William Houston Johnson - Journalist, Publisher, & Editor

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William Houston Johnson 1945 Tucson Daily Citizen Header

Work In Progress

The Arizona Historic Society has a biography of William Houston Johnson

"William Houston Johnson was born in Cadiz, Ohio on September 15, 1883 [actually born 15 September 1878], the son of Henry Clay Johnson and Rachael Jackson Johnson. He graduated from Urbana High School in Ohio and began his newspaper career as a $5/week press boy in 1898. From 1898 to 1906, he worked for his foster uncle’s newspaper, the Flushing Evening Journal of New York, holding general assignment and police-reporter jobs. 

In 1906, Johnson became general manager of Perkins Press in Tacoma, Washington, which published six newspapers. In 1908, he returned to New York to join William Randolph Hearst Enterprises, where he was business manager of the American Sunday Weekly. From 1918 to 1926, he was an executive with the New York Herald-Tribune syndicate after which he founded Johnson’s Feature Service. In 1928, he sold his interest in the feature service and pushed the Flushing Evening Journal, selling it in 1929. 

In February 1936, Johnson bought the Tucson Daily Citizen with William Arden Small. Johnson co-published and edited the Citizen news for fourteen years. He retired as an editor in 1950, but he continued to write feature articles for the Citizen until 1957. In 1958, he sold his interest in the Citizen to William Small, ending a 22-year association with the newspaper.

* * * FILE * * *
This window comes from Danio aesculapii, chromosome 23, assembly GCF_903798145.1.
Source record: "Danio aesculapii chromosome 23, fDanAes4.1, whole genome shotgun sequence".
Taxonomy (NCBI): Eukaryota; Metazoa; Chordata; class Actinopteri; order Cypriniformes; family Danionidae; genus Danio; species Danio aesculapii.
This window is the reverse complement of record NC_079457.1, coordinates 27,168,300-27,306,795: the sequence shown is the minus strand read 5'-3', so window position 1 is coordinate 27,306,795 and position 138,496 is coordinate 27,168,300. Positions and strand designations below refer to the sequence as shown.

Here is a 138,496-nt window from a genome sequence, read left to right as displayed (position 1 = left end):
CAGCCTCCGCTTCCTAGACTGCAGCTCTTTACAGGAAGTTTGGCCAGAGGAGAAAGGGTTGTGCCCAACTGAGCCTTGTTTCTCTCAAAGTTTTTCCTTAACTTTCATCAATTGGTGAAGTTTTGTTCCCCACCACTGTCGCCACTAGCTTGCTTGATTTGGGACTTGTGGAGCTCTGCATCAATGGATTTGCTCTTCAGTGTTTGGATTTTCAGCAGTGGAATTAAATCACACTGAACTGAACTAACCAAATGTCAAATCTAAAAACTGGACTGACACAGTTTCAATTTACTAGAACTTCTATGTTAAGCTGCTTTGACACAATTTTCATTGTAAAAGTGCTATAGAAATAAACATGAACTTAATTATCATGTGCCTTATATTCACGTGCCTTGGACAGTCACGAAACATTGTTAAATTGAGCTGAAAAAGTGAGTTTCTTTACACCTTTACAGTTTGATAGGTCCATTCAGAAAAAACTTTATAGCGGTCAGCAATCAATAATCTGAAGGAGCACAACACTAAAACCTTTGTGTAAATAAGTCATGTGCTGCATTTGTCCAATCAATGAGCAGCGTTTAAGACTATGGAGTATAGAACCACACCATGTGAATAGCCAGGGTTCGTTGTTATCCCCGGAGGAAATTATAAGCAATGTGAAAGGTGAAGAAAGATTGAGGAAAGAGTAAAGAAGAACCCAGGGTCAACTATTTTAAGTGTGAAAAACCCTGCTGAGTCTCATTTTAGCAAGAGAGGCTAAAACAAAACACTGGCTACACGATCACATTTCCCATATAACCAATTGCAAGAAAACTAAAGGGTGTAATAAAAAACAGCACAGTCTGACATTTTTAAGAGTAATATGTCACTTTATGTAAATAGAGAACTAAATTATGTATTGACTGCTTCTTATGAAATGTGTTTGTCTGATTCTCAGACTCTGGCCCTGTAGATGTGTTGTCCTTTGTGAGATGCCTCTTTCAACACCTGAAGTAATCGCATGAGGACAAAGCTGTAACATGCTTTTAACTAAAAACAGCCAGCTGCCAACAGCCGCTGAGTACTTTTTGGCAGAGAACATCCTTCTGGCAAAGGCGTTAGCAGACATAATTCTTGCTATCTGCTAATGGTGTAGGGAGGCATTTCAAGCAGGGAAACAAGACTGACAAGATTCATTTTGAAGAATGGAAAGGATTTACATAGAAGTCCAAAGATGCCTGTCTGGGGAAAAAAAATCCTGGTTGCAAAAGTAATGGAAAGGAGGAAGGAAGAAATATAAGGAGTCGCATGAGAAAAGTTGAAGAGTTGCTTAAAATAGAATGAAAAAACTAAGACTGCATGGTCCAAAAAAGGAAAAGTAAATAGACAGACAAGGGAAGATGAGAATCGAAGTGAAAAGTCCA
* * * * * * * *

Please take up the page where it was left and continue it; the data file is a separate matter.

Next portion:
During his career, Johnson was a member of the American Society of Newspaper Editors and the Associated Press, where he was on the nominating committee in 1947-1948. Despite his small physical stature and the loss of sight in one eye in a 1938 auto accident, Johnson was known as a man who held firm to his convictions in politics and journalism, to the extent that he changed party affiliations from Republican to Democrat in 1943 when he disagreed with the national Republican Party policies. 

Twice married, Johnson wed Lucille Sabin on March 6, 1903 and had two children, William Houston Johnson, Jr. and Lucille Johnson Dyer [Dye]. They were divorced. He married Pia Chamberlain on February 6, 1928. Following several years of failing health, William Johnson died in Tucson on March 31, 1964."

The Arizona Historical Society also has a catalog of their collection of the papers of William Houston Johnson.

Subgroup II: William Houston Johnson
Series I: Correspondence, 1938-1956 consists of Johnson’s business and personal correspondence with related printed materials and business receipts. Most of the correspondence documents the business aspects of newspaper publishing; state, local and national politics; state and local civic functions; Tucson’s growth; and newsprint shortages during World War II. Arrangement is general alphabetical. Prominent individuals represented in the correspondence include World War II hero Ira Hayes, columnist Drew Pearson, and Arizona senators Carl Hayden and Ernest McFarland.

William Houston Johnson is mentioned in the 1908 edition of  "History of Borough of Queens, New York City", in reference to his early work on The Flushing Evening Journal. Photographs from "History of the Borough of Queens, New York City", include editions of The Flushing Evening Journal and an interior photo of their offices.

Article about William Houston Johnson in the 17 August 1918 edition of Editor & Publisher, Vol 51.

The publication, Printers' Ink, published information about William Houston Johnson in 1930. That publication is not currently available, but a portion of the content is shown in the search description.

Printers' Ink - Volume 151, Part 1 - Page 148

1930 - ‎Snippet view - ‎More editions
Stubig, special advertising representative of the Akron, Ohio, Beacon Journal, died recently at that city. ... William H. Johnson has been appointed advertising director of the Herald. He formerly was publisher of the Flushing, N. Y.. Evening Journal, and for a number of years was associated with the Hearst organization.

Additional information

Additional Research

Foster Uncle from the Flushing Evening Journal of New York mentioned in Arizona Historic Society Article.

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